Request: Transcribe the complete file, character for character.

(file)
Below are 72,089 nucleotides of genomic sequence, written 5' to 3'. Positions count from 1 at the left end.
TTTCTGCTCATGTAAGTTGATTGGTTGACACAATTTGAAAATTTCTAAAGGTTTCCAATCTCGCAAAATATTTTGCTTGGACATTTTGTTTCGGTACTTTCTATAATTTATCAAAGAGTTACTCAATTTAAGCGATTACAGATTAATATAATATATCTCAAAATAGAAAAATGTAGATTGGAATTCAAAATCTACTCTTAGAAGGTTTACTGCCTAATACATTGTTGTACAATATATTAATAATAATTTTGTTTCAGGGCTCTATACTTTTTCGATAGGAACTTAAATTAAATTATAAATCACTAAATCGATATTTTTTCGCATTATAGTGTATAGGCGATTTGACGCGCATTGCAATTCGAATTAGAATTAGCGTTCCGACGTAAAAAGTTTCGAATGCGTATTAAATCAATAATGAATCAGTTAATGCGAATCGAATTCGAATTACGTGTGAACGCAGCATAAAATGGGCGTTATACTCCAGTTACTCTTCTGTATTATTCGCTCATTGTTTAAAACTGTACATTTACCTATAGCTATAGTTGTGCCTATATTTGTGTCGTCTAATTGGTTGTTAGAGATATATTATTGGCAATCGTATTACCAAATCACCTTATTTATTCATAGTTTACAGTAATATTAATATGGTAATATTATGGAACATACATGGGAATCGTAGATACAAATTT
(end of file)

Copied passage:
Below are 72,089 nucleotides of genomic sequence, written 5' to 3'. Positions count from 1 at the left end.
TTTCTGCTCATGTAAGTTGATTGGTTGACACAATTTGAAAATTTCTAAAGGTTTCCAATCTCGCAAAATATTTTGCTTGGACATTTTGTTTCGGTACTTTCTATAATTTATCAAAGAGTTACTCAATTTAAGCGATTACAGATTAATATAATATATCTCAAAATAGAAAAATGTAGATTGGAATTCAAAATCTACTCTTAGAAGGTTTACTGCCTAATACATTGTTGTACAATATATTAATAATAATTTTGTTTCAGGGCTCTATACTTTTTCGATAGGAACTTAAATTAAATTATAAATCACTAAATCGATATTTTTTCGCATTATAGTGTATAGGCGATTTGACGCGCATTGCAATTCGAATTAGAATTAGCGTTCCGACGTAAAAAGTTTCGAATGCGTATTAAATCAATAATGAATCAGTTAATGCGAATCGAATTCGAATTACGTGTGAACGCAGCATAAAATGGGCGTTATACTCCAGTTACTCTTCTGTATTATTCGCTCATTGTTTAAAACTGTACATTTACCTATAGCTATAGTTGTGCCTATATTTGTGTCGTCTAATTGGTTGTTAGAGATATATTATTGGCAATCGTATTACCAAATCACCTTATTTATTCATAGTTTACAGTAATATTAATATGGTAATATTATGGAACATACATGGGAATCGTAGATACAAATTT